Whether they want to be forward thinking, save money on energy or cut their greenhouse emissions, some Minnesota communities are trying different ways to generate power. In this hunt, everything from wood pellets and forest slash to sunlight and garbage are fair game.
As the nation continues to debate how it should fill its energy needs, many people in Minnesota are finding unique and interesting ways on their own to generate power or heat for their homes and businesses. For example, in Grand Marais, the Angry Trout restaurant captures its kitchen exhaust and uses it to heat the restaurant’s water. In Brooten, a dairy digests cow manure to generate electricity it sells to the power company. We heard from some people in our Public Insight Network about their innovative or unusual approaches to create power or heat. Read their thoughts below. And if you have an approach to share, click here and add to the insights.Load More
We identify topics that are significant and complex and that play out uniquely at the local level. We want to explore those issues in which people taking action in their communities make a difference and can serve as guides for others.
Ground Level launched in early 2010 and shines a light on a variety of topics, from the growing complexity of Minnesota's local food system to cities preparing for new fiscal realities, from exurban growth in Baldwin Township to the quest to expand broadband access across the state.
We experiment with coverage on a variety of platforms. This includes text, audio and video online, of course - the Ground Level blog, a series of topics pages and social networking, for example. It also includes on-air coverage, public forums both virtual and real-world and collaboration with community-based media.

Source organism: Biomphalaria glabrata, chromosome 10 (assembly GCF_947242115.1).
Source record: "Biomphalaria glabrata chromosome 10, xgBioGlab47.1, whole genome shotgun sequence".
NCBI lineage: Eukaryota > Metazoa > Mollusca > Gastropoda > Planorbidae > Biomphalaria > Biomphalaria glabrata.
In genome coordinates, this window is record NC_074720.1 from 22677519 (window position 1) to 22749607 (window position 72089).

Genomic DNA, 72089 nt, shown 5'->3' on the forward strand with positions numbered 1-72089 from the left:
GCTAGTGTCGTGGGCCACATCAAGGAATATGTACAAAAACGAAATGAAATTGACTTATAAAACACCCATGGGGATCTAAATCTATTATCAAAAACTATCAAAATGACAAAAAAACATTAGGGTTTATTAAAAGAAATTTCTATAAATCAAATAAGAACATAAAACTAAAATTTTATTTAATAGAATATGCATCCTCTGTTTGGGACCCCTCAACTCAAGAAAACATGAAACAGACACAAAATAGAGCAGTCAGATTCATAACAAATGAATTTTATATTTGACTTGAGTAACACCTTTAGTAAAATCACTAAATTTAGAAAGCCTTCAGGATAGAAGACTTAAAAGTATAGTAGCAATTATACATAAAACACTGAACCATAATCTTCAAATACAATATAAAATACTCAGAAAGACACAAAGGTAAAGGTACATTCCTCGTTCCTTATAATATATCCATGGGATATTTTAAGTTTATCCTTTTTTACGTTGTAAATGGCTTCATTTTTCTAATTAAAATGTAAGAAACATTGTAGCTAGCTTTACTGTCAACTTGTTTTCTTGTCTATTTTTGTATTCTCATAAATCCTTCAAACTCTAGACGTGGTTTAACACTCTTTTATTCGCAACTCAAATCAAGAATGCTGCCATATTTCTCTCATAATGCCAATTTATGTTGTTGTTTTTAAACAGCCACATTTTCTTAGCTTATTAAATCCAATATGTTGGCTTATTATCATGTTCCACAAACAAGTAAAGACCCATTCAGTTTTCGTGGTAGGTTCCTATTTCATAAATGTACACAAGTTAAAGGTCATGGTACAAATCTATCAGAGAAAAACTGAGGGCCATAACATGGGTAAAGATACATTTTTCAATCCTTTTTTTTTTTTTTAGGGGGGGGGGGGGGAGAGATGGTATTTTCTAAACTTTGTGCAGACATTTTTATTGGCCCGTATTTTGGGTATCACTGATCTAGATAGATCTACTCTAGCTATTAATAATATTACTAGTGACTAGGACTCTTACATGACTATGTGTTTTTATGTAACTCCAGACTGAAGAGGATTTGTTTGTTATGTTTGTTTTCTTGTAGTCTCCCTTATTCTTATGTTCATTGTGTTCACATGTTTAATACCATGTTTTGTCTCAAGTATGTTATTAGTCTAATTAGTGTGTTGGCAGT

Our audience consists of Minnesotans interested in community life, particularly those who are taking an active part in it or helping others do the same.
Ground Level is very much an experiment -- in finding ways to learn about and tell stories, in working with other organizations, in walking up to the line between providing insight and advocating specific actions. Our goal is to inform and give people the ability and incentive to engage with their community. We invite your feedback and your ideas, via the blog, twitter at @MPRGroundLevel, phone calls, emails, whatever. Join us.
About the team:
Dave Peters directs MPR's project on community journalism, looking for ways Minnesota residents are making their towns, cities and neighborhoods better places to live. He joined MPR News in 2009 after more than 30 years as a newspaper and online reporter and editor. Contact Dave